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Buying or selling a 'business'? What's on the table?

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The decision to buy or sell a business can be both exciting and daunting at the same time. With the rising number of Baby Boomers stepping away from their privately owned businesses, these decisions are becoming more frequent for our clients. Considerations such as price, timing, taxation, deal structure, employees, warranties, indemnities and many more, can muddy the waters. However, if we strip back a lot of the factors above, one of the most important considerations in any transaction is how is the transaction structured, being either a sale/purchase of shares or of business assets. Historically buyers preferred asset sales, whereas sellers would often prefer share/unit sales due to the taxation effects of each.

When our clients’ approach us about either buying or selling a business, we offer methods on how to achieve the best outcome, remembering it is the after tax dollars that count!  

When is the right time?

It is almost always too late to put a plan in place after somebody has knocked on your door looking to buy. As the saying goes, you can’t fatten a pig on the way to market! Too often, we meet business owners who have been referred to us with a letter of offer asking us to help with their tax outcome. While we can assist to extract further value at this stage, they have missed a great opportunity to maximise value by not engaging an advisor who has extensive knowledge on both the transactional and taxation side of the deal earlier. Ultimately every business owner will be faced with succession at some stage in their business journey, and like all things, if you don’t have a plan, then you won’t be able to take full advantage of what, for most, will be a once in a life time event.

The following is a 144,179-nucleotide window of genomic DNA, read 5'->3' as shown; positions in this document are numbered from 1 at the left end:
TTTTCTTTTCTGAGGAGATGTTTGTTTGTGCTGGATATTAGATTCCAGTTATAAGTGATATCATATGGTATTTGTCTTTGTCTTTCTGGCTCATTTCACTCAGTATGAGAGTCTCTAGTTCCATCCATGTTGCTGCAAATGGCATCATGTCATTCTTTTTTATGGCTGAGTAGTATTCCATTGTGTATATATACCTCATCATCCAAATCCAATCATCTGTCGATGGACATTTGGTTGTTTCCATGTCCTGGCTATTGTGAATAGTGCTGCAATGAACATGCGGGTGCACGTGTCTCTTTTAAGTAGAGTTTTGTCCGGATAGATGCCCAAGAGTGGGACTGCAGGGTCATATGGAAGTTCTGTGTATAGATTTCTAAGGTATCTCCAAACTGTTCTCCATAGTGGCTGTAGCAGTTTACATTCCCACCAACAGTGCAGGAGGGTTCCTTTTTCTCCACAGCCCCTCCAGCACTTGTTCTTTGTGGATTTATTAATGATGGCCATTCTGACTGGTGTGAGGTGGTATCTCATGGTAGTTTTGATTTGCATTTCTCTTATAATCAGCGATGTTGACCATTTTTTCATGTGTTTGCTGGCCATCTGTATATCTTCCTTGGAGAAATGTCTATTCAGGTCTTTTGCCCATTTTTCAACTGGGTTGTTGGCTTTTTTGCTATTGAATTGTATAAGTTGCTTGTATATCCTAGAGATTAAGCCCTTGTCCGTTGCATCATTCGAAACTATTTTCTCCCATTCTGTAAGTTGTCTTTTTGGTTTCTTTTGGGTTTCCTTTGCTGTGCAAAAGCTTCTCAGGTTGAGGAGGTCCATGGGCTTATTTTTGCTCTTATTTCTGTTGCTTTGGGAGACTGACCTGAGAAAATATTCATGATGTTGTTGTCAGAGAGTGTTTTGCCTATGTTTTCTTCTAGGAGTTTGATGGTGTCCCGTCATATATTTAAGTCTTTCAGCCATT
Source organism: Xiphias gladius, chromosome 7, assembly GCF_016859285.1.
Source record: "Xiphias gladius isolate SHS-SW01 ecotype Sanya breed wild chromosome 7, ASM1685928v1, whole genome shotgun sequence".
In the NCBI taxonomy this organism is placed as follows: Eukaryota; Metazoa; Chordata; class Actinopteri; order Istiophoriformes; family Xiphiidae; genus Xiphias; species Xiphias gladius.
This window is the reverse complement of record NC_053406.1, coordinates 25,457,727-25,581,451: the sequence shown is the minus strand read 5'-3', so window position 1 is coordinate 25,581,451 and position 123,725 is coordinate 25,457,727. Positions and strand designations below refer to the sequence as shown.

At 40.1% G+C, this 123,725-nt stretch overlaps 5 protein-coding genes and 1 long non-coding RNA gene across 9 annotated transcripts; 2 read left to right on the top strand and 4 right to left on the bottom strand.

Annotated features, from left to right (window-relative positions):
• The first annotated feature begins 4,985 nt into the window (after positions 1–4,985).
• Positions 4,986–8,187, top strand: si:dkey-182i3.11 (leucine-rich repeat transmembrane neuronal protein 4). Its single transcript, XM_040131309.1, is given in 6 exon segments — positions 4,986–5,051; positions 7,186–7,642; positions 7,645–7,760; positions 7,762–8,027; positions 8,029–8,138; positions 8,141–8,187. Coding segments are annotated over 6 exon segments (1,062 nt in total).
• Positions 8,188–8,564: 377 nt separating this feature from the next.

What is a share/unit transaction?

A sale of business transaction can be executed through the sale of shares in a company or units of a unit trust. The transaction is between the entities’ share/unit holder(s) and the purchaser of the shares/units.

When there is a share/unit transaction, all the assets and liabilities of the business can remain with the entity. This results in the seller getting to ‘walk away’ from all entity liabilities (subject to any agreed price adjustments, warranties, guarantees and/or indemnifications) as the buyer acquires them.

An entity based transaction typically requires more effort at the due diligence phase of a transaction compared to a business asset based transaction. This is partly due to the potential liabilities (e.g. potential future litigation against the business, employee claims, etc.) that may not be present on the balance sheet.

However, for a purchaser, an entity based transaction is often beneficial, as the entity they are acquiring already has customer contracts, supplier/employee agreements and the trading business’ name, as opposed to a business asset acquisition, where all these agreements need to be re-established.

What is an asset transaction?

An asset transaction allows the buyer to choose which assets and liabilities (that are owned by the entity carrying on the business) they will acquire. This transaction is between the entity and the buyer of the business’ net assets.